Current economic policy of the United States can be defined as laisser-faire capitalism, which is non-intervention of the state. It often produces detrimental effects especially on low-wage workers who can be made redundant due to the constant off-shoring of American jobs and illegal immigration (Gianaris, 1997). Nonetheless, this approach still remains the dominant one. There are several reasons for such attitude of the state: first laisser-faire capitalism is beneficial to the key policy- makers, i.e. leading companies, which affect the decisions taken the President, Senate and Congress. Secondly, there is practically no alternative to this economic policy. Provided that the state decides to impose restrictions on private business, the economic and financial systems of the country would decline as it once happened in the Soviet Union. In addition to that, this will stifle the competition among companies and overall productivity will diminish. Yet, in some cases the government, which is responsible for the well-being of the nation, turns into a passive observer of events and this is undoubtedly impermissible.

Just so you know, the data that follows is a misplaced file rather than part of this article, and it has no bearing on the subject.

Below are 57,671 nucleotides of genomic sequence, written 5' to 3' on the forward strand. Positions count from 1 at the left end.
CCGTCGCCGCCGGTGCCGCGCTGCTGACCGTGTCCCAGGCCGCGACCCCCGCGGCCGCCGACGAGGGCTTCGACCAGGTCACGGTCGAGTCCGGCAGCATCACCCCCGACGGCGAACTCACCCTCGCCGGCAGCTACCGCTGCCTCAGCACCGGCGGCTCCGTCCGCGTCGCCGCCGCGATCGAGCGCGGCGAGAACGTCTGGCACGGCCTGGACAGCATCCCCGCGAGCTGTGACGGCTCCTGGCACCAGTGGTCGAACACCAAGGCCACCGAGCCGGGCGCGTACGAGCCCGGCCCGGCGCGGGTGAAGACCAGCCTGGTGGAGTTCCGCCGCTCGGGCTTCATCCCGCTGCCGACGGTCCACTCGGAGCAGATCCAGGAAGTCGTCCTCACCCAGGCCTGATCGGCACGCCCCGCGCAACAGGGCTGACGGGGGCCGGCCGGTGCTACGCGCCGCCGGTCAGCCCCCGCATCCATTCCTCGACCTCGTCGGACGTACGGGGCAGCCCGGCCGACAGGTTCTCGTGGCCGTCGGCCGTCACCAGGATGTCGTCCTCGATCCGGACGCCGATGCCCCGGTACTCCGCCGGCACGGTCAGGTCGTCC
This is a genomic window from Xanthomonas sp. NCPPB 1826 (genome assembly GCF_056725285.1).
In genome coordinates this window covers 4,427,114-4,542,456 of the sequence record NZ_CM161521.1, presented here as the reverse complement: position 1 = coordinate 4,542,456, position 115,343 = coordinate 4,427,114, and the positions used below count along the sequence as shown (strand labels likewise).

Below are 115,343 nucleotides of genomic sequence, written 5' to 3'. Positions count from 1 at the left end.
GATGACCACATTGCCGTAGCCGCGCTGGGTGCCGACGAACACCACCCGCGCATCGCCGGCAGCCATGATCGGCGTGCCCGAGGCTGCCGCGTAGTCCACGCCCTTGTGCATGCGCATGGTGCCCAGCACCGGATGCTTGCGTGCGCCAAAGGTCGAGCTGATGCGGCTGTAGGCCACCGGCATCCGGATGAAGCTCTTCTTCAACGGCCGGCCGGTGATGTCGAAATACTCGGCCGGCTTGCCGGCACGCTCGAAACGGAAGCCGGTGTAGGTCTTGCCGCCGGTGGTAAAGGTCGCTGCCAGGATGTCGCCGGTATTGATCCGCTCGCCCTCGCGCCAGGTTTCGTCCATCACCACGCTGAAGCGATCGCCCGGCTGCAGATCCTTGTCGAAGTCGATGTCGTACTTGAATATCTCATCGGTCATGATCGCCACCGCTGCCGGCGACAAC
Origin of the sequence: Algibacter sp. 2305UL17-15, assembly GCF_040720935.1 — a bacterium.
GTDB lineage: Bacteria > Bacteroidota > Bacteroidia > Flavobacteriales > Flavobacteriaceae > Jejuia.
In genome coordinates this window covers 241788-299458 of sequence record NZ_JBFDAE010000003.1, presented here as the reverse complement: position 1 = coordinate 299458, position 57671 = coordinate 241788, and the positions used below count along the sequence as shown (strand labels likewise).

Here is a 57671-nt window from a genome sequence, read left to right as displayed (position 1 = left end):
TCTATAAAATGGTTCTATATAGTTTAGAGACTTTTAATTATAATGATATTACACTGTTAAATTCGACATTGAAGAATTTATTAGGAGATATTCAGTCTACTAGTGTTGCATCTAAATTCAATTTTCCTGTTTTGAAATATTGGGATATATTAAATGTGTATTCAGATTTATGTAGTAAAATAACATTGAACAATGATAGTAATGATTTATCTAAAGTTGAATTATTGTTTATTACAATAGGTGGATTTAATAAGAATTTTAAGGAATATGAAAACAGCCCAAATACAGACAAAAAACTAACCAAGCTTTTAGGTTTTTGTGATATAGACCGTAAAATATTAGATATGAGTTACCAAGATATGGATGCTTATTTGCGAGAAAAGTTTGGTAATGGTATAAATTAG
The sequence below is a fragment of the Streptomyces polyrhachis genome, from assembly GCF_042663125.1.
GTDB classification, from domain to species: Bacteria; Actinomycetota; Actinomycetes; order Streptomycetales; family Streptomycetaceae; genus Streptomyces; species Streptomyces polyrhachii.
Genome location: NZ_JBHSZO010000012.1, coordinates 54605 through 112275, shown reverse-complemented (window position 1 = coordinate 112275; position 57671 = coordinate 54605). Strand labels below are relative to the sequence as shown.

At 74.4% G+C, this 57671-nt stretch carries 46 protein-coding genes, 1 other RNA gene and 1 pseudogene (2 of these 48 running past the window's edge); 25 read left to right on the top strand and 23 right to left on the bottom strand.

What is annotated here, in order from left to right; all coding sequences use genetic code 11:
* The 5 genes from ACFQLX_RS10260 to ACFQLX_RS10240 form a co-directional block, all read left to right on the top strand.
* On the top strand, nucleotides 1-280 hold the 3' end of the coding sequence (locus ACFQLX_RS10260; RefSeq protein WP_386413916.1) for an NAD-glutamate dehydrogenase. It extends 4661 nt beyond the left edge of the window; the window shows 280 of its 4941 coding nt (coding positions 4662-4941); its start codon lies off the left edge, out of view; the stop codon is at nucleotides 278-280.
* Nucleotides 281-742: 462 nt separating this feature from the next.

The period of 1980-2000 was marked by dramatic changes in the distribution of wealth in the US. At the present moment eleven percents of the population hold approximately seventy six percents of the nations wealth, while some layers of the society do not have even 1 percent (Commons, 2008). It should be borne in mind that at the beginning of eighties the distribution of income was much more dispersed. In other words, there were no such disparities between the rich and the poor. There are several theories that explain this growing inequality. Some scholars claim that during these decades the US government adopted several legislative acts that reaffirmed the principle of governmental non-interference. They gave private business a free hand and this course was contrary to the New Deal. Eventually, leading companies became virtually uncontrollable (Gianaris, 1996, Skolnick et al, 2007). In point of fact, they have turned into the key drivers of American policies in recent years, while social protection has weakened. This has brought benefits only to a very limited circle of the US citizens.